A lot of us here on the forums don’t have English as a first language, so throwing a lot of words into a story that aren’t normally used becomes tedious. Especially if it happens in every single paragraph. Then it becomes more a sort of “how many times will I have to open to the dictionary” rather than the focus being on your story.
I have no idea… How do you tell?
Ah, that makes sense. I probably should’ve considered that sooner since using irregular words was my only defence against my parents and their friends reading my work lol
My story is fine for anybody over the age of 13, but you’d probably have to google some words. Additionally, some of the themes of war, corruption, and death are pretty heavy and a lot of characters kick the bucket unceremoniously.
My target audience is educated, literate, and omnivorous. Readers usually have a decent background in the classics, and have read such novels as Jane Eyre, Gone With the Wind, The Thornbirds, Rebecca; and the mysteries of P.D. James and Dorothy L. Sayers (especially the later ones with Lord Peter and Harriet Vane). Often they’ve read SF (Dune, The Moon is a Harsh Mistress), and epics such as Airport, the stories of Windhaven, and Hawaii.
I expect a literary quality in my language, but it is not allowed to get in the way of the story. As I don’t use a narrator, I am careful to have characters speak and think as they would. Stopping the plot to rhapsodize about flowers or sunsets is not allowed - unless in character (and I don’t have any characters so far who would).
Reading well and abundantly for pleasure usually results in a vocabulary that can handle 99.99% of the words I might choose; and any odd ones I absolutely have to have are understandable in context (that’s how I learned what they meant).
My main aim in writing is to make the reading so smooth that the reader doesn’t notice it, but can’t put the book down.
I write PG-13 in respect to violence, sex, and use of swear words - no complaints so far.
It takes a lot longer to polish the language, but I won’t write that many books in my lifetime, my name is on them, and I follow the dictum of ‘if you cannot find the book you want to read, write it.’
I love writing.
I write Teen Fiction, so maybe that’s kind of a cop-out for me to use rather simple writing, like not too many big words, trying to keep it fairly straight forwards. Not too many big descriptions or long paragraphs of metaphors and whatnot. My first language also isn’t English, so it is easier for me to stir clear of big words before accidentally using them in the wrong context. All in all, I hope to make my work easy to read for any kind of audience.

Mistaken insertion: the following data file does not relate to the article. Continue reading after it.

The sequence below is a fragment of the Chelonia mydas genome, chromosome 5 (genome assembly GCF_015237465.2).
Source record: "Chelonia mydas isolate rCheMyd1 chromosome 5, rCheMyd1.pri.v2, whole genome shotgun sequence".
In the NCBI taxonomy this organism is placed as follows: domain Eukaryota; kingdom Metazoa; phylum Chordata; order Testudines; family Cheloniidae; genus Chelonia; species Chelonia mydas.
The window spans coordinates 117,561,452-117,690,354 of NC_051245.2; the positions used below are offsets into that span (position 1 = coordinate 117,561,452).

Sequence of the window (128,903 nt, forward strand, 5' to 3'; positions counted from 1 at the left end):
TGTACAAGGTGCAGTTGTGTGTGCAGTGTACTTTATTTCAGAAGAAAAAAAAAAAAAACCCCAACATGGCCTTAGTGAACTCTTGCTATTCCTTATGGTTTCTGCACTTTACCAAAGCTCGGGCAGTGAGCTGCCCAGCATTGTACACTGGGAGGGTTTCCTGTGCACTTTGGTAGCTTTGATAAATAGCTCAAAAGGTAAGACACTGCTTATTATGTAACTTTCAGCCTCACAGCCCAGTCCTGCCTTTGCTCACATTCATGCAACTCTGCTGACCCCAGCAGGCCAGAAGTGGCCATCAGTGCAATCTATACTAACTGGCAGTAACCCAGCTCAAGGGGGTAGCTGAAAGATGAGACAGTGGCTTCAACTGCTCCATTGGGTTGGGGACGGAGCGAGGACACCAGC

I seem to gear toward teens early twenties, even though I’m not one and haven’t been a teen for a while now. But it teen fiction and teen characters are just easier for me to write. I’d like to think it’s because I’m still young at heart, lol. Even though my writing is gear toward teens I know that some adults have enjoyed my stories and I even use big words from time to time that you have to use a dictionary for. I’ve tried adult fiction but it just isn’t my strong suit.
My target audience for vocabulary falls into the YA range, so about 13-15 but at times it can go to the higher end of YA. 16-17. Meanwhile for my ideas i’d say they very from children to adult ranges. 10-Adult ranges
My target audience is such that whoever reads the story understands. The vocabulary is simple and the writing is accessible easily. I don’t want people using the dictionary to look up a word.
Sometimes, I have the rare word sometimes, just to tease readers. A flowery prose is appreciated, Gerry
My genres range from general fiction, poetry to romance. Have dabbled in a bit of scifi too. Mostly one shots written for contests on Wattpad.
I like having my stories available for everyone. Still trying to get more followers so that I can get more reads. Right now I am writing a fanfic called Danny Phantom vs the Forces of Evil and I might post it on Wattpad if I get more followers. Still don’t know what I would like to write for the episode Monster Arm. I like that episode from Star vs the Forces of Evil but I m stuck for ideas.
The last time I checked i was writing at a 9-10th grade level, but I think most of that came from sentence structure and not vocabulary. (I try to use simple words as much as possible.)